Top, Skirt, Detachable Collar, and Bag: Forever 21 | Sneakers: from Korea
I've been blogging for 4 years now and I don't have any plans on stopping. Though I know I have those moments when I took respite because I had to sort my personal life out and just stopped blogging for a good amount of time, but I came back. I enjoy blogging and I don't see myself stopping any time soon. I may not be the most followed blogger out there but I enjoy what I do and I am happy with where my blog is going. As a "blogger" for 4 years now, I have encountered so many "blogger problems" just like many of you do. So I decided to make a series called "blogger problem" and share the lessons I learned from these problems.
One of the greatest challenge of a blogger is finding the right location to shoot. Some are happy and contented with shooting indoors but some are not. Some people want some greenery in their photos and some prefer a more industrial backdrop. Wherever you choose to shoot your OOTD's, one thing we can all agree on: it must complement our outfits.
I shoot indoors if I don't have anyone to take photos for me - which is like 90% of the time. Our house is filled with so much stuff that it makes the pictures look too chaotic if I shoot elsewhere other than the door to my room (it is the only place I can find that doesn't have any obstruction). I really don't like it because I feel like it makes the pictures look dull and uninteresting but what can I do? I am too conscious that people will think I am crazy if I shoot outside and put the self-timer on. I don't have that much confidence - at least not yet. So imagine my happiness when a friend is available to take my photos and be able to shoot somewhere nice. I am excited and giddy like a child. I know, it is just shooting your OOTD but I enjoy it. The problem though with shooting somewhere nice is that there are so many restrictions. This is where the #bloggerproblems start.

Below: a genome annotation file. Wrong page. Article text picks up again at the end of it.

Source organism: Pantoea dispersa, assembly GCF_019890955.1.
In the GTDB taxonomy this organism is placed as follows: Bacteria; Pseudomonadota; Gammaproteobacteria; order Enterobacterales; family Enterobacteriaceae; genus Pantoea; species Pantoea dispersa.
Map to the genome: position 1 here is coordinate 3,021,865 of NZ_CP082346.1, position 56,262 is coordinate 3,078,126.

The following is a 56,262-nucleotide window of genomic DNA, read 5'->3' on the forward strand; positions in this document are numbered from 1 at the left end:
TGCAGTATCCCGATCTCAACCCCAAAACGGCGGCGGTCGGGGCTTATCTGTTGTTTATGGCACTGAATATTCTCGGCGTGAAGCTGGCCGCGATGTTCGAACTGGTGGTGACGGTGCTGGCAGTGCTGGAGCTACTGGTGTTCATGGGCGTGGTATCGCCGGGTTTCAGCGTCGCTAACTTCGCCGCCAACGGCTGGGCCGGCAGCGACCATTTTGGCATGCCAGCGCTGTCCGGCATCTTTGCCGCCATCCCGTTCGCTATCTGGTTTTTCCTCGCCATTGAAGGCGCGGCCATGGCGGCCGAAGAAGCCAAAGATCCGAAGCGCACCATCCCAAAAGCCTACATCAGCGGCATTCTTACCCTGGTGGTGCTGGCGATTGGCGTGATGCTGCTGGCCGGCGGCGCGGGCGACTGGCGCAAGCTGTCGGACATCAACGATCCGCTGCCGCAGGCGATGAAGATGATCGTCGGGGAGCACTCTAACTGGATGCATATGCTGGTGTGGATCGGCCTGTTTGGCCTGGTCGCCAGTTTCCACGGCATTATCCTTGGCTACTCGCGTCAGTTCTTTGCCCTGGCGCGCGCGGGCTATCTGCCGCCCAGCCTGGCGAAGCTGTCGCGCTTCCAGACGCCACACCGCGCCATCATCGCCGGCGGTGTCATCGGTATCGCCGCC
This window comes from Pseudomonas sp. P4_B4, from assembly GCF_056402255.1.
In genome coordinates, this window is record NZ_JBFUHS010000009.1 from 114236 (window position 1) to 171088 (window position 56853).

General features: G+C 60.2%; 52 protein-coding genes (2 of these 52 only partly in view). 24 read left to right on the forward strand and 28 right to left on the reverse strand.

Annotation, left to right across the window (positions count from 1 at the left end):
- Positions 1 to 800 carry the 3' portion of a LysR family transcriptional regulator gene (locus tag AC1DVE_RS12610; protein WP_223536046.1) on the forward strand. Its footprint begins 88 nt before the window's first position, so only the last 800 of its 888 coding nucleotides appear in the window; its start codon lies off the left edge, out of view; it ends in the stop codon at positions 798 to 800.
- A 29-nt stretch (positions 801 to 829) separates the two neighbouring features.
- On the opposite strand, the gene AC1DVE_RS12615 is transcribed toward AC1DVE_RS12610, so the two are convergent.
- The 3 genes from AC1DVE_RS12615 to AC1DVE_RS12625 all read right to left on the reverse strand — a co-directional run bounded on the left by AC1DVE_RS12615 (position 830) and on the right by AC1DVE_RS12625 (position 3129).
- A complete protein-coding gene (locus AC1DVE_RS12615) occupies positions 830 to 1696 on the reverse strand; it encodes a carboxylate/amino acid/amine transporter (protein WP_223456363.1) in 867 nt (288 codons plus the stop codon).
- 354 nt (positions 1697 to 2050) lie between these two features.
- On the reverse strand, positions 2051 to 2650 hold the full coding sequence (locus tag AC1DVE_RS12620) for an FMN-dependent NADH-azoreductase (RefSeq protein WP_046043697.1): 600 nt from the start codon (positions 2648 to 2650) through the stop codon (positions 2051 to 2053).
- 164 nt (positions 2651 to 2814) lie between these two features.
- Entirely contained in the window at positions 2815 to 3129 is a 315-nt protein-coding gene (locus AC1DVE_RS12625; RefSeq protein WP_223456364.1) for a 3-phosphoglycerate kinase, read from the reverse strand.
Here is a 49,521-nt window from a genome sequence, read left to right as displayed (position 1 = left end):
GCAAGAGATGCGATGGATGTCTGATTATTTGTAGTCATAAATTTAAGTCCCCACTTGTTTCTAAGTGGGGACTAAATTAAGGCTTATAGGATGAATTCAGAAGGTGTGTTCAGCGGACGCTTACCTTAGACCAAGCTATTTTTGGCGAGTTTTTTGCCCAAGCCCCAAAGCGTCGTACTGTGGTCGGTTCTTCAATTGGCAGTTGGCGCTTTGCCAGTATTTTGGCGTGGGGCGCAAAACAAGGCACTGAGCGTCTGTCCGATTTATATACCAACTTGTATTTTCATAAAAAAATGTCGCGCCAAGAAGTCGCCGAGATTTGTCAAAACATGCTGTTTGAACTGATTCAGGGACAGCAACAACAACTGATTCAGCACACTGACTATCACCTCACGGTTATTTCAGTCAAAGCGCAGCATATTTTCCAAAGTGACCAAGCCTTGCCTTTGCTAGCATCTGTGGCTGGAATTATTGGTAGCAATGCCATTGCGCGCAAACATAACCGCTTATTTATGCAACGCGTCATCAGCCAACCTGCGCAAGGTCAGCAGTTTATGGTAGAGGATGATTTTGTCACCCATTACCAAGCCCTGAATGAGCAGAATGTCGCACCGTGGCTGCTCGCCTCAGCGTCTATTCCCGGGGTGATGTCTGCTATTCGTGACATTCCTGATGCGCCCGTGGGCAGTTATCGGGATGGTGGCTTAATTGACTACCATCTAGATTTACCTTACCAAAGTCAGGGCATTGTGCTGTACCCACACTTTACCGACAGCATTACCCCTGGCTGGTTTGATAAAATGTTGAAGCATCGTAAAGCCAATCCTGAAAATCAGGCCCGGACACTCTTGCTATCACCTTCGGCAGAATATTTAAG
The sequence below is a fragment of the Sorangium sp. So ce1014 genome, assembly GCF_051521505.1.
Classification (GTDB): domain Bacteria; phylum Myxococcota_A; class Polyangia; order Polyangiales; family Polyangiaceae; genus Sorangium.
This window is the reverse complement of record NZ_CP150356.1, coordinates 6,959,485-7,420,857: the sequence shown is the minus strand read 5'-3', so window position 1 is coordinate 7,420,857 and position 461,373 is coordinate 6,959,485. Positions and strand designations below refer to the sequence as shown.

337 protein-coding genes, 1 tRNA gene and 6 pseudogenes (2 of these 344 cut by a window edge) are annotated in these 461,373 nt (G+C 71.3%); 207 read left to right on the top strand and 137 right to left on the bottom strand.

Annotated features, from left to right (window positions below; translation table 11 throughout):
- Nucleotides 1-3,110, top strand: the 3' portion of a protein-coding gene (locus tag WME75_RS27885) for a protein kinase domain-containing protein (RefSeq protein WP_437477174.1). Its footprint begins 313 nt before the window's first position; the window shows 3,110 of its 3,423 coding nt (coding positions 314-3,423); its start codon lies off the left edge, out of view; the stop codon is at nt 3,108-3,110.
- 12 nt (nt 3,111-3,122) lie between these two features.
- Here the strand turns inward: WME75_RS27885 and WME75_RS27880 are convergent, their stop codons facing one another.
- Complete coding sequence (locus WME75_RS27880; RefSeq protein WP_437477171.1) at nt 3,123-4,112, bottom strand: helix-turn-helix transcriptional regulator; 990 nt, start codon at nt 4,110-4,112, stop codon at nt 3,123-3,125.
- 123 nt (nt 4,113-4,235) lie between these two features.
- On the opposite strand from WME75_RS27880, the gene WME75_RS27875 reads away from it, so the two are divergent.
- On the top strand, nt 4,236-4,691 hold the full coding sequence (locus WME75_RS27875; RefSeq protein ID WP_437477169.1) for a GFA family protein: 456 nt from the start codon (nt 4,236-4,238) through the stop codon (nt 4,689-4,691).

Most of us prefer to shoot in a place where we can feel and see nature. Most blogger pictures I see are taken either in a park/forest or at the beach. Both places just make your pictures all the more interesting. When I want some greenery in my photos I go to parks. These parks are pubic spaces that should have minimal restriction. If you want to take pictures, you should be able to do so. I was disappointed when the security officer approached my friend and I and told us to stop what we were doing. I was arguing with him that it was a public park and I should be able to exercise my right as a citizen to take pictures there if I want to. And besides, there is no notice on the entrance that picture-taking is prohibited. I was really pissed off and I kept arguing with him. There were a lot of people taking pictures there as well so why only us? If they don't want people taking pictures there, a notice should be placated on the entrance together with the other things they prohibit inside the park. Public spaces are called so because they are made available to the public - meaning everyone has access to it. I know that there are certain limitations to freedom in public spaces but taking pictures are harmless and I don't see any point in prohibiting doing so. It is a useless and dumb rule.
Moving forward, if they don't want people to take pictures there, fine. I am not going back. I just think my right a citizen to use a public space was taken away from me and this is clearly a sign of oppression.
Lesson learned: make sure the location is really, truly a public space and your right to take pictures can be exercised.